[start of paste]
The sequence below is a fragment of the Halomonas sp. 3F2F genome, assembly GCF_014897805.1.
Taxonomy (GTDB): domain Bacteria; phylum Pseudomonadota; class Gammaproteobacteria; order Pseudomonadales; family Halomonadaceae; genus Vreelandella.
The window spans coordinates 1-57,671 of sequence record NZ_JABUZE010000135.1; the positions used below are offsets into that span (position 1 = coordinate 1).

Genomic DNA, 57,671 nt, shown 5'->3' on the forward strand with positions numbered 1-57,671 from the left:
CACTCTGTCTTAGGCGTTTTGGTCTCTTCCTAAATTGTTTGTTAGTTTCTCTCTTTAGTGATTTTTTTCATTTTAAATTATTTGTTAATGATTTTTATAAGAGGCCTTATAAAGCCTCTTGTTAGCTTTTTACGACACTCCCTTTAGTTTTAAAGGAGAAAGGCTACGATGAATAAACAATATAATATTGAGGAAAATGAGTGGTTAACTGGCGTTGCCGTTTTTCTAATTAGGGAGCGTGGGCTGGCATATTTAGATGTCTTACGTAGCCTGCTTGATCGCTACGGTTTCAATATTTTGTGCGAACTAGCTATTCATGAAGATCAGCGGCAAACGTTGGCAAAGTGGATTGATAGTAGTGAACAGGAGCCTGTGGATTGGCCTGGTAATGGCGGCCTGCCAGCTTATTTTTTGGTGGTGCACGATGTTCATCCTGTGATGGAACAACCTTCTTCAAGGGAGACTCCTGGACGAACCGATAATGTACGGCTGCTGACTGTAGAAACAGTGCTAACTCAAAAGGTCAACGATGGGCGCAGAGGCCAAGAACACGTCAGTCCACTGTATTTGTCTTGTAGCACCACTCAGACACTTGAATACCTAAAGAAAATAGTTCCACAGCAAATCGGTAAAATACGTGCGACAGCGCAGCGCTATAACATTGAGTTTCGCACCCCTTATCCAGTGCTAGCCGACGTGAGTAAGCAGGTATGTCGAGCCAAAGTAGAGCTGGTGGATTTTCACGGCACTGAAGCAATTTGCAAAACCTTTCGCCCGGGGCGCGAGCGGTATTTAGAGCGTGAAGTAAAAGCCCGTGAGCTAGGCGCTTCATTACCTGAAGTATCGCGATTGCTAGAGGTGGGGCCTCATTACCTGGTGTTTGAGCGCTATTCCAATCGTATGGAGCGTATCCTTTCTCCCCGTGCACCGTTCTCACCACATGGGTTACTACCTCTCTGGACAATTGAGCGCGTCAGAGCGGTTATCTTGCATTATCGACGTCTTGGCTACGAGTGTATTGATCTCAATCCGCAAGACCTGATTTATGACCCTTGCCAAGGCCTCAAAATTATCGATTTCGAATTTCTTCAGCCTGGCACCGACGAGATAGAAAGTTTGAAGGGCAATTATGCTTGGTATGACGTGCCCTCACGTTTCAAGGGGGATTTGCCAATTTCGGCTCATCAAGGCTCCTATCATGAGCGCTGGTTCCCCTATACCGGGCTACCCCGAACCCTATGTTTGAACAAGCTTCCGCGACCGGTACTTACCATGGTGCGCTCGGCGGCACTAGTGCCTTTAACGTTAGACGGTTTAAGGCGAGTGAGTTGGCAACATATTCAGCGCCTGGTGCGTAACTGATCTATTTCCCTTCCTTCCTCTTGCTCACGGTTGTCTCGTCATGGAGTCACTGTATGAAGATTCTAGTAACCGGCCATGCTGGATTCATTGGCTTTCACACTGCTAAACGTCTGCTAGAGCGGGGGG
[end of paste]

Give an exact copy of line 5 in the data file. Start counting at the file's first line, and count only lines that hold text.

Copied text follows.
CACTCTGTCTTAGGCGTTTTGGTCTCTTCCTAAATTGTTTGTTAGTTTCTCTCTTTAGTGATTTTTTTCATTTTAAATTATTTGTTAATGATTTTTATAAGAGGCCTTATAAAGCCTCTTGTTAGCTTTTTACGACACTCCCTTTAGTTTTAAAGGAGAAAGGCTACGATGAATAAACAATATAATATTGAGGAAAATGAGTGGTTAACTGGCGTTGCCGTTTTTCTAATTAGGGAGCGTGGGCTGGCATATTTAGATGTCTTACGTAGCCTGCTTGATCGCTACGGTTTCAATATTTTGTGCGAACTAGCTATTCATGAAGATCAGCGGCAAACGTTGGCAAAGTGGATTGATAGTAGTGAACAGGAGCCTGTGGATTGGCCTGGTAATGGCGGCCTGCCAGCTTATTTTTTGGTGGTGCACGATGTTCATCCTGTGATGGAACAACCTTCTTCAAGGGAGACTCCTGGACGAACCGATAATGTACGGCTGCTGACTGTAGAAACAGTGCTAACTCAAAAGGTCAACGATGGGCGCAGAGGCCAAGAACACGTCAGTCCACTGTATTTGTCTTGTAGCACCACTCAGACACTTGAATACCTAAAGAAAATAGTTCCACAGCAAATCGGTAAAATACGTGCGACAGCGCAGCGCTATAACATTGAGTTTCGCACCCCTTATCCAGTGCTAGCCGACGTGAGTAAGCAGGTATGTCGAGCCAAAGTAGAGCTGGTGGATTTTCACGGCACTGAAGCAATTTGCAAAACCTTTCGCCCGGGGCGCGAGCGGTATTTAGAGCGTGAAGTAAAAGCCCGTGAGCTAGGCGCTTCATTACCTGAAGTATCGCGATTGCTAGAGGTGGGGCCTCATTACCTGGTGTTTGAGCGCTATTCCAATCGTATGGAGCGTATCCTTTCTCCCCGTGCACCGTTCTCACCACATGGGTTACTACCTCTCTGGACAATTGAGCGCGTCAGAGCGGTTATCTTGCATTATCGACGTCTTGGCTACGAGTGTATTGATCTCAATCCGCAAGACCTGATTTATGACCCTTGCCAAGGCCTCAAAATTATCGATTTCGAATTTCTTCAGCCTGGCACCGACGAGATAGAAAGTTTGAAGGGCAATTATGCTTGGTATGACGTGCCCTCACGTTTCAAGGGGGATTTGCCAATTTCGGCTCATCAAGGCTCCTATCATGAGCGCTGGTTCCCCTATACCGGGCTACCCCGAACCCTATGTTTGAACAAGCTTCCGCGACCGGTACTTACCATGGTGCGCTCGGCGGCACTAGTGCCTTTAACGTTAGACGGTTTAAGGCGAGTGAGTTGGCAACATATTCAGCGCCTGGTGCGTAACTGATCTATTTCCCTTCCTTCCTCTTGCTCACGGTTGTCTCGTCATGGAGTCACTGTATGAAGATTCTAGTAACCGGCCATGCTGGATTCATTGGCTTTCACACTGCTAAACGTCTGCTAGAGCGGGGGG